Edit: Although if the project requires knowledge of different motivations, values, and goals people have like marketing then clearly they need different motivations, values, and goals to have the most performance.

    Do you think that we can find a way to make group behavior more sophisticated?
    Define sophisticated.

  3. #3
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    Quote Originally Posted by Little_Sticks View Post




    I don't know if swarm intelligence would be such a good thing. But I respect your perspective on the matter.



    Yeah, if they share the same motivations, values, and goals for the project.
    Edit: Although if the project requires knowledge of different motivations, values, and goals people have like marketing then clearly they need different motivations, values, and goals to have the most performance.



    Define sophisticated.


    We were born smart enough but we weren’t born intellectually sophisticated enough to handle this high tech world we have invented.

    What is the difference between “being smart” and “being sophisticated”? I would say that we can use the handyman and his tool box as a good analogy for comprehending this difference. The number and quality of the instruments in a handyman’s tool box is a measure of his smartness and his experience using those tools is a measure of his sophistication.

    If a handyman has only a hammer then every job is a job that will get hammered on. If that handyman has a great tool box but has experience only with a hammer then that handyman will look for things that can be hammered into place.

    Critical Thinking is the best antidote for ideology.

    Webster says a prism is “a medium that distorts, slants, or colors whatever is viewed through it”.

    It appears to me that Marx was the first great thinker to have coined the word “ideology”. Ideology is a distinctive form of reasoning about the individual and about the individual in society. Ideology is a systematically biased mode of thinking. Ideologies vary extensively in so far as the idioms used, the extent of bias, the degree of sophistication, the manner in which bias permeates various aspects of theory, and so on.

    While ideologies vary widely in certain aspects all ideologies share some common characteristics. An identifiable logical structure is shared by all. This structure includes: 1) a moral dimension, 2) it is biased toward a specific group and is biased against those out side this group, 3) an ideology cannot not directly defend it self because it rests on assumptions that have never been critically examined or even formulated, and 4) Marx believes these assumptions to be “nothing more than the intellectual ‘transcripts’ of the conditions of existence of the social group whose point of view it reflects”.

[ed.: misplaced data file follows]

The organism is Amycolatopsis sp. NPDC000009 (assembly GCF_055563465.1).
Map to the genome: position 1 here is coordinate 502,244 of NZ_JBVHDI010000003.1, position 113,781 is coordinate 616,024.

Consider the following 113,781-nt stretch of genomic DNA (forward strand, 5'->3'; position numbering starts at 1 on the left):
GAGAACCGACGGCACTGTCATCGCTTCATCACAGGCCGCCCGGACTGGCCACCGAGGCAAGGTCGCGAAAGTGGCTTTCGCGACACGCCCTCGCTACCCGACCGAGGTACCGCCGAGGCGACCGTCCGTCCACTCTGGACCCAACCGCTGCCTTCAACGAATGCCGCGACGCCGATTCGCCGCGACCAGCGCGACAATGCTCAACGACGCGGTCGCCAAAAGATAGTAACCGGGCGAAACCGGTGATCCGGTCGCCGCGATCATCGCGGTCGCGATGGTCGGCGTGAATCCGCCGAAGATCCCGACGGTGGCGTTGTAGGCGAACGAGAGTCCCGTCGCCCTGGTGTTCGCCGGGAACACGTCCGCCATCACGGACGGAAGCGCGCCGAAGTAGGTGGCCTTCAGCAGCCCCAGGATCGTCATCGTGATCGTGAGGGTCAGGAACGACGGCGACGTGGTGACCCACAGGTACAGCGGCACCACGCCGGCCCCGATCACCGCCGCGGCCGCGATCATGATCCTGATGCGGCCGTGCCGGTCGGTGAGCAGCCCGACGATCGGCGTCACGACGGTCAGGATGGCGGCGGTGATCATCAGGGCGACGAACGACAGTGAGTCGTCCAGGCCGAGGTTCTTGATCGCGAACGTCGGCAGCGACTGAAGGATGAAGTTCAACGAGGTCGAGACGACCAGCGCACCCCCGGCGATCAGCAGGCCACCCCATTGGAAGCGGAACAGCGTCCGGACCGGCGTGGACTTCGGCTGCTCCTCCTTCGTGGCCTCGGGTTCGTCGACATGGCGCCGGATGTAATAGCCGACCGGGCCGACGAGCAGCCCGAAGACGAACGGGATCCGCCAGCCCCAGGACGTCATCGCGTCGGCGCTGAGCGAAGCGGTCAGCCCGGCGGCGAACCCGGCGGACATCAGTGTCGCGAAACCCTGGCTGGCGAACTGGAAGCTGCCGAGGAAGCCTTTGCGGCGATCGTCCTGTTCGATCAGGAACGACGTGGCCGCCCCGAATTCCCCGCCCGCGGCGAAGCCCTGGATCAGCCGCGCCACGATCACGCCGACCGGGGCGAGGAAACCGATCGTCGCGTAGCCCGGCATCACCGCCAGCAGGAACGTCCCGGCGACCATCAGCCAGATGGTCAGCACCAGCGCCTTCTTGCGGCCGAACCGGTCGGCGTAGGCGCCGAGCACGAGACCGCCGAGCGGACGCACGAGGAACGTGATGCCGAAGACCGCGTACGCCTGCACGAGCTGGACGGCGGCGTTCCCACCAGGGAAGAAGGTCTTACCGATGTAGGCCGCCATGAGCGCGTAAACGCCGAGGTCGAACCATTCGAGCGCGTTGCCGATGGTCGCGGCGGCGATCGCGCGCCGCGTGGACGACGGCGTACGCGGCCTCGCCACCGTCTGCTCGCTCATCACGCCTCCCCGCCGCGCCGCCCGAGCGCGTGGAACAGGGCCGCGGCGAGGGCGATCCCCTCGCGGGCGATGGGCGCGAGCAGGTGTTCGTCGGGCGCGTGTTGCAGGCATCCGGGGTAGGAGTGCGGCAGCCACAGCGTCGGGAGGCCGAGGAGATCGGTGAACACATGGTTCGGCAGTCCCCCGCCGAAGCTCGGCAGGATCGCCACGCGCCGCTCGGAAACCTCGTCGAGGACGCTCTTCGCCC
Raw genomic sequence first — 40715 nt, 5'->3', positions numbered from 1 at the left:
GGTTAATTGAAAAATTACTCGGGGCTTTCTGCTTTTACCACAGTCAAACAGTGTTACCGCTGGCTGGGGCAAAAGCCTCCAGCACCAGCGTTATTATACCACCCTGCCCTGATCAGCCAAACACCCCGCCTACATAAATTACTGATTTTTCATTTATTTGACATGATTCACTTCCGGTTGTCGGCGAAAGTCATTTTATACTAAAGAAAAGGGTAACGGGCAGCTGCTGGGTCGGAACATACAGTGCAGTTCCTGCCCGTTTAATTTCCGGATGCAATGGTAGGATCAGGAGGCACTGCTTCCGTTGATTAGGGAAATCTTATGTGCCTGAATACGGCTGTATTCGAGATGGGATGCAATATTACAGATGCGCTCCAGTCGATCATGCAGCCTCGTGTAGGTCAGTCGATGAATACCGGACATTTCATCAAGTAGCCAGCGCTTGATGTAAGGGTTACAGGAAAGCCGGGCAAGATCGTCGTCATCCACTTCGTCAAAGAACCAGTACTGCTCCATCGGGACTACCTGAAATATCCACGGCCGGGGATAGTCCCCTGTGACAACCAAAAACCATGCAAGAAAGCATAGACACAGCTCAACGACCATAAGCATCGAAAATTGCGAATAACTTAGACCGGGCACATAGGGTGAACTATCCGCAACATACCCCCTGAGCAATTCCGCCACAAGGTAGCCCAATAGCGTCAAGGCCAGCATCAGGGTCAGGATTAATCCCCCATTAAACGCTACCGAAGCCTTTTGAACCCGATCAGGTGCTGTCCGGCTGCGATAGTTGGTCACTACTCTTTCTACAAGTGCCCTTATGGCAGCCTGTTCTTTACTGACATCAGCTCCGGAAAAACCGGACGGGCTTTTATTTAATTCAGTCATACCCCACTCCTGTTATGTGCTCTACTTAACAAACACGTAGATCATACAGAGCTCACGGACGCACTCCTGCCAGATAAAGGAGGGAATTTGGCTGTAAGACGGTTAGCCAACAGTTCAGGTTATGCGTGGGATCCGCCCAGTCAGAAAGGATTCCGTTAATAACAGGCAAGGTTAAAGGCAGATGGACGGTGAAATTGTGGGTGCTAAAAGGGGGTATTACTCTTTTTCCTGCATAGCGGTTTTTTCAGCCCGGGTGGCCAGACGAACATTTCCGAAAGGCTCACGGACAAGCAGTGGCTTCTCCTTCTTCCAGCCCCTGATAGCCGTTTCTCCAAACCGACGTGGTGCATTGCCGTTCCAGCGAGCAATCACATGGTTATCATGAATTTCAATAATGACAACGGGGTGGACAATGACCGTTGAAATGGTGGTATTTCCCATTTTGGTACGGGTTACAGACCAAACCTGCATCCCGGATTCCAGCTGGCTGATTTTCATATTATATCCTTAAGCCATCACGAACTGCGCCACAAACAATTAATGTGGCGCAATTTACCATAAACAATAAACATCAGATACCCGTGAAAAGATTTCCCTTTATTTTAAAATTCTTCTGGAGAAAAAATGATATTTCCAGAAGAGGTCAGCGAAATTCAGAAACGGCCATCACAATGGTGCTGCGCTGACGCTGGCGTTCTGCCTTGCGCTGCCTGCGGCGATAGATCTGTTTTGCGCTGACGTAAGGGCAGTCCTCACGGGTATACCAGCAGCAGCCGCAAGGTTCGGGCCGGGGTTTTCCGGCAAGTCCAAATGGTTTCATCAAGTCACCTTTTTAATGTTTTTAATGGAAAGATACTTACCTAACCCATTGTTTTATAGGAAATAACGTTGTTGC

Like viewing the world through a prism, the ideologue experiences the world in a distorted manner. “What a man does not transcend in reality, he cannot effectively transcend in thought either. The limits of his existence are the limits of his thoughts. His basic assumptions are therefore ultimately nothing but his conditions of existence ‘reproduced’ in thought.”

    Quotes from Marx’s Theory of Ideology Bhikhu Parekh

  4. #4
    Senior Member Little_Sticks's Avatar
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    Oh, I think understand what you mean now. But that also means I don't really disagree or agree with you.

    May I ask a question instead?

    Let's say you have a large cube of clay and you cut that clay up into smaller cubes of clay of equal size. The large cube of clay is a unit of one box. The smaller cube of clay is also a unit of one cube. The difference then is in the magnitude of the cubes. The large cube is of a greater magnitude than the smaller cube.

    Now let's assume we can mold a cube into whatever we want using a chisel, but any pieces leftover from the molding can not be reused.

    Now by cutting the large cube of clay into smaller cubes you have more than one unit of a cube and can create more structures, but they will be of a smaller size than the structure you can create from the large cube.

    Though, of course, you could always put the structures of the smaller cubes together to create a structure of equivalent size of the large cube of clay.

    So the smaller cubes are greater in number and have more versatility in what they can be molded into and how they can be combined compared to the large cube. But the smaller cube's scope is limited to itself. Then how can they create what the larger cube can?